Sir George Back (1796 - 1878) was a famous British naval officer that managed to reach rank of Admiral while serving not only as a serviceman, but also as a celebrated explorer of the Canadian Arctic waters and nature. During his long career in which he even managed to see several years of war while serving as a young volunteer during Napoleonic Wars, he managed to be remembered for expeditions to Artic waters and several expeditions to the coast of North America where he surveyed and made maps of several unexplored areas.
George Back started his career at sea as a young volunteer on frigate HMS Arethusa, which saw several battles during Napoleonic (first when Back was only 12) until entire crew was captured by the French. He remained as their prisoner of war until 1814, after which he returned to Navy by serving as midshipman (lowest crew rank) on several ships. In 1818 he experienced his first big exploratory missions under the leadership of the John Franklin, who visited North America three times between 1818 and 1826 (sea mission, Coppermine Expedition and MacKenzie River expedition). By the end of those three missions, George Back was promoted to the rank of Commander, but because he lacked appointment to command his own ship, he remained in England until 1833.
First expedition that George Back led happened in 1833 when he proposed to visit area that was connected with North American fur trade close to Great Slave Lake and Great Fish River that was undiscovered yet by any European or American. Also, his secondary goal was to find the fate of explorer John Ross who went to Arctic waters in 1829 never to be seen again (he returned to England shortly after Beck embarked). Back started his journey in February of 1833, managing to chart many new unexplored areas of Northern Canada. Results of this journey made George Back one of the most sought after explorers because of his talent of making maps and painting very realistic images and sketches (which he learned how to do during his imprisonment in France). After return home, Back’s discoveries were popularized in his 2 volume-long description of journey, filled with sketches, and details on botany, meteorology and other findings.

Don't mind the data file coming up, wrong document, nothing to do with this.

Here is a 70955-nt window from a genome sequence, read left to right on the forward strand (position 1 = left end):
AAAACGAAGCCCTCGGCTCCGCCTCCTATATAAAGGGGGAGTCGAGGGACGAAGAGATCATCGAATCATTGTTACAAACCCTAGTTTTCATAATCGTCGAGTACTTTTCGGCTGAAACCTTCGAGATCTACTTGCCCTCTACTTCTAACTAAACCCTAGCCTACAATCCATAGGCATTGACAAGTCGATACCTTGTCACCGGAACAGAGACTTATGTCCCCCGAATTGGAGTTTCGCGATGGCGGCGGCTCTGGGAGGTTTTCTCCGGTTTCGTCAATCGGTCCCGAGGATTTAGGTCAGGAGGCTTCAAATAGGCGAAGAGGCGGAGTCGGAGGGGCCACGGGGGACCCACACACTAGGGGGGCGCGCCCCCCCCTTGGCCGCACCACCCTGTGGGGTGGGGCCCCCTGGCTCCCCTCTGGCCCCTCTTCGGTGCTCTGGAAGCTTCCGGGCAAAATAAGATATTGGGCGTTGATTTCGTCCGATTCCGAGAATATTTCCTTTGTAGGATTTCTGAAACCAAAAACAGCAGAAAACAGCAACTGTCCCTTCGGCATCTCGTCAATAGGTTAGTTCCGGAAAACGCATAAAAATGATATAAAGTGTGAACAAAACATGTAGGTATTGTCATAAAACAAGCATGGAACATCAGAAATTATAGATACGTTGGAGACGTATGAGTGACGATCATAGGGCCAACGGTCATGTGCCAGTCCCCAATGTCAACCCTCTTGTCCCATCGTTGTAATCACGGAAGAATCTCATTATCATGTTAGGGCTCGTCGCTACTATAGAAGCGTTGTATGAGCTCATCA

His much more famous journey happened between 1839 and 1837 when Back (now with the rank of Captain), with a goal to explore the unseen territory of Black River and beyond the Point Turnagain that was discovered by John Franklin. In order to do that, he has given control over HMS Terror, with crew of 60 men and provisions to last him 18 months. He very slowly managed to pass Orkney Islands and reach Hudson Strait where he was blocked by ice that totally engulfed his ship. HMS Terror then became locked in advancing ice for 10 months, and in one time ice pushed ship 40 feet up the side of a cliff. Battling extreme cold, exhausting, scurvy and lack of resources, crew of HMS Terror managed to survive the winter only by the fact that Terror was a very strong converted bomb vessel that resisted pressure of ice. After ice retreated, they started journey home in very damaged ship. After receiving additional damage by iceberg, George Back managed to beach the ship on the coast of Ireland. The last part of the journey was performed with ship that was incredibly damaged.
After return from “Frozen Strait Expedition”, poor health forced Back to retire from active Navy service. He was knighted in 1839, gained nomination of rear-admiral, advised during time of the search for John Franklin's lost expedition, served as vice-president of the Royal Geographical Society and reached rank of full Admiral in 1876. He died on 23 June 1878 in London, aged 81.
|Born||6 November 1796|
|Place of Birth||Stockport, Cheshire|
|Died||23 June 1878|
|Place of Death||Portman Square, London|
|Category (Occupation/Profession)||Naval officer, explorer of the Canadian Arctic, naturalist, artist|
|Famous Expedition(s)||Coppermine Expedition of 1819–1822, Back River Expedition, Frozen Strait Expedition|
|Ships||HMS Arethusa, HMS Akbar, HMS Bulwark|